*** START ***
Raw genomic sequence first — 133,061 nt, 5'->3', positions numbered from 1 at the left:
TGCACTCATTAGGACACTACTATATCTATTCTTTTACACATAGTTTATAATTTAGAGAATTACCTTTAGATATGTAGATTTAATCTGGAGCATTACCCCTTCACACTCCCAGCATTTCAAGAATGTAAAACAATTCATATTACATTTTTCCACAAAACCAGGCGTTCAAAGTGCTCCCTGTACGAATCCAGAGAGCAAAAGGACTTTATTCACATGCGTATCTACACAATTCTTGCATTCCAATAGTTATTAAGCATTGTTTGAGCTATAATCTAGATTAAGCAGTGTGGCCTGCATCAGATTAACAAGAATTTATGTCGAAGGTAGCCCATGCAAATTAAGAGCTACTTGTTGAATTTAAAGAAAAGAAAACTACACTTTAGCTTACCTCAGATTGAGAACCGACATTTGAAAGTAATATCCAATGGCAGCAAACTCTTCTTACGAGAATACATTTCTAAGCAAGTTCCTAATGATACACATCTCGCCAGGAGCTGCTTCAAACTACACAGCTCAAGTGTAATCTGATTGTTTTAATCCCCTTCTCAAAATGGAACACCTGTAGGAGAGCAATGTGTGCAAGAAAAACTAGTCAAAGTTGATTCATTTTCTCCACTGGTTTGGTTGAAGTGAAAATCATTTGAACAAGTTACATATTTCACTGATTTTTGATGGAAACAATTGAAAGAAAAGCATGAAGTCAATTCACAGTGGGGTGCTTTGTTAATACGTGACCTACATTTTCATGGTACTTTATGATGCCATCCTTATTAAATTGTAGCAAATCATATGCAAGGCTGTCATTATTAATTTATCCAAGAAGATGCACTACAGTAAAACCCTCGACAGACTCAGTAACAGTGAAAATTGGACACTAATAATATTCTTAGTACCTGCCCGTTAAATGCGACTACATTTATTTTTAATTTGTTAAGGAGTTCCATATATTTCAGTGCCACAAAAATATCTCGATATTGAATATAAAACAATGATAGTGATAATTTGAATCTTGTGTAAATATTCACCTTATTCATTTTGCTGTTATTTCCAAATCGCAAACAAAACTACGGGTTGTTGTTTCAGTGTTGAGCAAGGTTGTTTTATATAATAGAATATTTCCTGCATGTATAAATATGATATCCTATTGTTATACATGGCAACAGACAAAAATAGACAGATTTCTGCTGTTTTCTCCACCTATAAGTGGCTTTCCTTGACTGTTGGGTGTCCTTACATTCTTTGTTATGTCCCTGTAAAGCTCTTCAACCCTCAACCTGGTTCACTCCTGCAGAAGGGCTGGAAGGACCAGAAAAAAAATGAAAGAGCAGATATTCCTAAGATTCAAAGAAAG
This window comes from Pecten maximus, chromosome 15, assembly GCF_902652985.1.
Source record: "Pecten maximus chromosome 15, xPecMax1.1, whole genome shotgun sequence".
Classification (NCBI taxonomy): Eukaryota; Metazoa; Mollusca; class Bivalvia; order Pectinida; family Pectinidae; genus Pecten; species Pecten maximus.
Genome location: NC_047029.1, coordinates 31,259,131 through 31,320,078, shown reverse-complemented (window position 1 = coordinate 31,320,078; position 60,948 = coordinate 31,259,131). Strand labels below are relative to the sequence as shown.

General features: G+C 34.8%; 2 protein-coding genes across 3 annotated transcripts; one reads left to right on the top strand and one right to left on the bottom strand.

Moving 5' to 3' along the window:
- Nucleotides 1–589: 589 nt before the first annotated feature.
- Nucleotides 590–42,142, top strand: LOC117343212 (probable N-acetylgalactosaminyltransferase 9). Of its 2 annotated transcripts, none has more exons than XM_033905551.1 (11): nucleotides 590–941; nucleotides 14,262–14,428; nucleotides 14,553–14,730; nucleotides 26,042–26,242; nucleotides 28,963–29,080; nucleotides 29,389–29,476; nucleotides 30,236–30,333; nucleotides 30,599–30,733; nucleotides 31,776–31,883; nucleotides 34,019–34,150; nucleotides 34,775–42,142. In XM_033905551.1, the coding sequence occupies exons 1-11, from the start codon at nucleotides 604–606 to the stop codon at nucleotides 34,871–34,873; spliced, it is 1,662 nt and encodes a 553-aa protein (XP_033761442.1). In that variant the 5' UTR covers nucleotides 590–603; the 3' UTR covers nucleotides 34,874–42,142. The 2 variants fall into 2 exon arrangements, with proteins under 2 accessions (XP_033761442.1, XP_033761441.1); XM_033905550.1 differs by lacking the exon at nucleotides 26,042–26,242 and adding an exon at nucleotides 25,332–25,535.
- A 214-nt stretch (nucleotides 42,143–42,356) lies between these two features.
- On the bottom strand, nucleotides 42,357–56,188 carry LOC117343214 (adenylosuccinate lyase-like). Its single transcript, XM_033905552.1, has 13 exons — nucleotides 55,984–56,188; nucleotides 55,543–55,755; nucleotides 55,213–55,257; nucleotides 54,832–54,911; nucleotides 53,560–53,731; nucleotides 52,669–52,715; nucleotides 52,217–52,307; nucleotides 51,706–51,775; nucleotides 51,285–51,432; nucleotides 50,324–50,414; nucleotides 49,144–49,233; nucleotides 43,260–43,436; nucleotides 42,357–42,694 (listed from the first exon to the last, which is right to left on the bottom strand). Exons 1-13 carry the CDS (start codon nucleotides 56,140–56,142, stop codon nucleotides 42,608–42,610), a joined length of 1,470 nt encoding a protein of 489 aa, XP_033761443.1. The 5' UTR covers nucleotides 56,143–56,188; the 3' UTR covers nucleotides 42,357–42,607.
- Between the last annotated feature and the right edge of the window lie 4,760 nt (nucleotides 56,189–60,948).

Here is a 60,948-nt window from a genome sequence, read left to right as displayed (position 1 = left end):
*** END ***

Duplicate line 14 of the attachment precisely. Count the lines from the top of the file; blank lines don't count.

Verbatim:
Here is a 60,948-nt window from a genome sequence, read left to right as displayed (position 1 = left end):